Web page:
Jan Gossaert, Saint Jerome Penitent, ca. 1510
The panels above showing Saint Jerome in the wilderness have clearly left the idea of painted sculpture behind - but for the grisaille they are fairly traditional depiction of the story (showing two earlier episodes in the saint's life in the background). In other media, frescoes and illuminated manuscripts were also being produced at this time in monochrome or with deliberately reduced palettes, emphasising form over colour. But looking at this painting on a grisaille winter's day last week, in the National Gallery's new exhibition Jan Gossaert's Renaissance, I was still struck by the scene's uncanny resemblance to a world turned to stone. Perhaps it is because Saint Jerome himself is holding a rock, as he kneels in the rocky landscape with a great stone city in the background, whilst on the other panel, the statue-like figure of Christ is set on a petrified tree beneath an ash-coloured sky.
Hieronymus Bosch, The Garden of Earthly Delights outer wings, c1490-1510
Possibly the best known grisaille outer panels from this period are those of Hieronymus Bosch and those for The Garden of Earthly Delights show the earth as it was on the third day of creation. This is a world before colour, where land is only just emerging from the misty sea under dark rain clouds, and newly formed trees are seen alongside other stranger growths, half-vegetable, half-mineral. Italo Calvino's story 'Without Colours', in Cosmicomics, describes the the beauty of the grey earth before an atmosphere has formed to filter the light of the sun. Here 'trees of smoke-colored lava stretched out twisted branches from which hung thin leaves of slate. Butterflies of ash flying over clay meadows hovered above opaque crystal daises...' Calvino's hero Qfwfq, who yearns for contrast, colour and sound, falls in love with the beautiful Ayl, 'a happy inhabitant of the silence that reigns where all vibration is excluded'. When the world begins to change Ayl takes fright at the disruption to her beloved neutral landscape and they are parted. As Qfwfq looks sadly out on the 'canary-yellow fields which striped the tawny hills sloping down to a sea full of azure glints, all seemed so trivial...' He realises Ayl could never have been happy here among 'those gilded and silvered gleams, those little clouds that turned from blue to pink, those green leaves that yellowed every autumn, and that Ayl's perfect world was lost forever.'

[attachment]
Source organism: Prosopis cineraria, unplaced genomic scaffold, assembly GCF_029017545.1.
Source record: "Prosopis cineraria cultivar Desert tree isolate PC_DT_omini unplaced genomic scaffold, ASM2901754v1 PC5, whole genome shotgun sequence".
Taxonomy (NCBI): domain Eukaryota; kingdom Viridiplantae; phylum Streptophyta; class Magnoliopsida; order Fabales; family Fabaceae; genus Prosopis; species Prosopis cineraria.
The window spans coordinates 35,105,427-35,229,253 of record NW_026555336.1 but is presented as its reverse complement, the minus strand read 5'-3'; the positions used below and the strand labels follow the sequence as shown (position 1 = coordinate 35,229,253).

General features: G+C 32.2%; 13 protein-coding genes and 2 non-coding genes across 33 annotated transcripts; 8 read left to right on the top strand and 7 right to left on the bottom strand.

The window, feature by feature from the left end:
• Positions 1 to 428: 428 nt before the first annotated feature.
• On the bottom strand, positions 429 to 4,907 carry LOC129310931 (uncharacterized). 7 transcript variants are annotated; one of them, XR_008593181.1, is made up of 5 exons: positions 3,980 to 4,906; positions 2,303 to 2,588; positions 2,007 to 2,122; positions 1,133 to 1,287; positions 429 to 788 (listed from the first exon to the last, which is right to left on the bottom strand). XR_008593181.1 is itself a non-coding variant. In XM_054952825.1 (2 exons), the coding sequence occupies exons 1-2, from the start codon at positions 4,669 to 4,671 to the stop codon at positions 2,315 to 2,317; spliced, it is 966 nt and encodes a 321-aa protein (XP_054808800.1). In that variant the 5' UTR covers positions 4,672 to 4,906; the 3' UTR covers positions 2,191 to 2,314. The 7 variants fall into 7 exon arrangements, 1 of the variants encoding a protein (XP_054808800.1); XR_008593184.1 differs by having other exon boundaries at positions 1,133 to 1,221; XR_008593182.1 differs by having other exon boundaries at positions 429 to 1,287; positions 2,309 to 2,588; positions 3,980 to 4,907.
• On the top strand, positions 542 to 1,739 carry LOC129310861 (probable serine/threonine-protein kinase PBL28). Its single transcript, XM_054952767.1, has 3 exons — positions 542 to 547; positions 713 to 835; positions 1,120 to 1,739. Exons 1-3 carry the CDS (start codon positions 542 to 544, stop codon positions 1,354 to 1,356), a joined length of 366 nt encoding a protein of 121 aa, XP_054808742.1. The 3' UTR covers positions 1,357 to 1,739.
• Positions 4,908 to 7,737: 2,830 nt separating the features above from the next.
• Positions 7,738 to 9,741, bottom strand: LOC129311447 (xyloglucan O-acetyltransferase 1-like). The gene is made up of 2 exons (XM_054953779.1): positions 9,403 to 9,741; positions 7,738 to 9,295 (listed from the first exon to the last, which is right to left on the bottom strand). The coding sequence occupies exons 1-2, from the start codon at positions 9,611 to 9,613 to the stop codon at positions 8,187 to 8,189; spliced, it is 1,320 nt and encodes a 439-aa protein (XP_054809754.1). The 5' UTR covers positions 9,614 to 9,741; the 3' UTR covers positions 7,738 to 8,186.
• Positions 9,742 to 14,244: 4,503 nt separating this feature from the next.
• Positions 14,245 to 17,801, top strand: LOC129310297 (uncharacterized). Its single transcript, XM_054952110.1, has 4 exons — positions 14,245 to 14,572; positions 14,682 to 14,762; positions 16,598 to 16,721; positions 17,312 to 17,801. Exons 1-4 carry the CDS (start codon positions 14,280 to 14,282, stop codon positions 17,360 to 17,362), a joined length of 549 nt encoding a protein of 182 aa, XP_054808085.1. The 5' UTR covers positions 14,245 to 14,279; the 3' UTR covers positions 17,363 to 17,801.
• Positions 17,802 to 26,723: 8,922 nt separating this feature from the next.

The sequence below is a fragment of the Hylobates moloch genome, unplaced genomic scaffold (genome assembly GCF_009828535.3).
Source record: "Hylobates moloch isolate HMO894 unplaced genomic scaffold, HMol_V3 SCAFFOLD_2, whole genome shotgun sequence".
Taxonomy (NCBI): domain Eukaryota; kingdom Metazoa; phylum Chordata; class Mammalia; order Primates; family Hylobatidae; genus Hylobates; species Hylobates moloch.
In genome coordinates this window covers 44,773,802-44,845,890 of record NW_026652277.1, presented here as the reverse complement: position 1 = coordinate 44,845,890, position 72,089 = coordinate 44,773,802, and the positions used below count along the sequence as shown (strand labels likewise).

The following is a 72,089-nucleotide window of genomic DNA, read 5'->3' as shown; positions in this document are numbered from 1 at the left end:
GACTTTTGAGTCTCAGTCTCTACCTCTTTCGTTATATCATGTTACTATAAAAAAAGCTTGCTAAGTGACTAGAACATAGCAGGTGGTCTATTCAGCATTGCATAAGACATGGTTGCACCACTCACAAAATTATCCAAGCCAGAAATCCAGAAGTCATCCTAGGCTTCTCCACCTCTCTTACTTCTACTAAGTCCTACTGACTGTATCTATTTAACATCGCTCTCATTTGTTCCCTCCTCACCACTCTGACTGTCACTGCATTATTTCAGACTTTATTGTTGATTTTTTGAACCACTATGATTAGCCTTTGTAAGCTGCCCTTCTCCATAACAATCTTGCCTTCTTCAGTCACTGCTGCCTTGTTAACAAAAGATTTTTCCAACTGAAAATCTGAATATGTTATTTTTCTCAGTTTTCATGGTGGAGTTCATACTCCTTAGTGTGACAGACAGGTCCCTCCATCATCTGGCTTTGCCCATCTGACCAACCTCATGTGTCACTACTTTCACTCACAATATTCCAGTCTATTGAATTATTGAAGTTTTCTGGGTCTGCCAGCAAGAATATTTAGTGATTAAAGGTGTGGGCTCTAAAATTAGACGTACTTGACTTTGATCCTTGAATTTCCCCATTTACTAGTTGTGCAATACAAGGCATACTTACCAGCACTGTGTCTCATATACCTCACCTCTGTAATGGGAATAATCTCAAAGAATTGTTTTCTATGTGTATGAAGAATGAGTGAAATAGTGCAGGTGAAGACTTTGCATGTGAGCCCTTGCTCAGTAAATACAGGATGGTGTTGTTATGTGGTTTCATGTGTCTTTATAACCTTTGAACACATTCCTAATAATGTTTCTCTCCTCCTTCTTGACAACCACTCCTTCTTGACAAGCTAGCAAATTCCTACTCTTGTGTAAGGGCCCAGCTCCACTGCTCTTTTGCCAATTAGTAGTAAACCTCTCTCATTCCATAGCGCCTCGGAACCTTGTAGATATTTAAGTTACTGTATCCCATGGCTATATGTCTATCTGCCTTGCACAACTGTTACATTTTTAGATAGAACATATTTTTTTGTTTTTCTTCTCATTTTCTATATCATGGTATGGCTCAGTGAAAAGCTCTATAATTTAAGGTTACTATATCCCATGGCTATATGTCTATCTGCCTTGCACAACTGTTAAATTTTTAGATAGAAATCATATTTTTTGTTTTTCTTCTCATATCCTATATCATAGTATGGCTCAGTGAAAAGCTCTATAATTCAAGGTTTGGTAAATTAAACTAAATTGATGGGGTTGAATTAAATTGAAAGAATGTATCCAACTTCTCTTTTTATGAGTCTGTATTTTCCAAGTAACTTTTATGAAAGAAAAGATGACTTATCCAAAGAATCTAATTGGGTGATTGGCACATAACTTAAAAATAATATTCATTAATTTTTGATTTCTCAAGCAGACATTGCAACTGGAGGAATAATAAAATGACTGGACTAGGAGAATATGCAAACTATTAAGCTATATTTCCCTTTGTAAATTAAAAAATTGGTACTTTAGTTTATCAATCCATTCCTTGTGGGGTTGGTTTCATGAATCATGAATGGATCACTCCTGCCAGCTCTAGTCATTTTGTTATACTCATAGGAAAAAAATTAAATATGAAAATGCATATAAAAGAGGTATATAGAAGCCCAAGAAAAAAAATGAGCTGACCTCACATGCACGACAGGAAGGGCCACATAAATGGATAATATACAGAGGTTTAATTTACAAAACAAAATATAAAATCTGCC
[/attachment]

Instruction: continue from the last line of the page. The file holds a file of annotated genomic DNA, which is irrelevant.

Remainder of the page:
The Brothers Quay, cover for Italo Calvino's Cosmicomics,
a photographic collage grisaille landscape.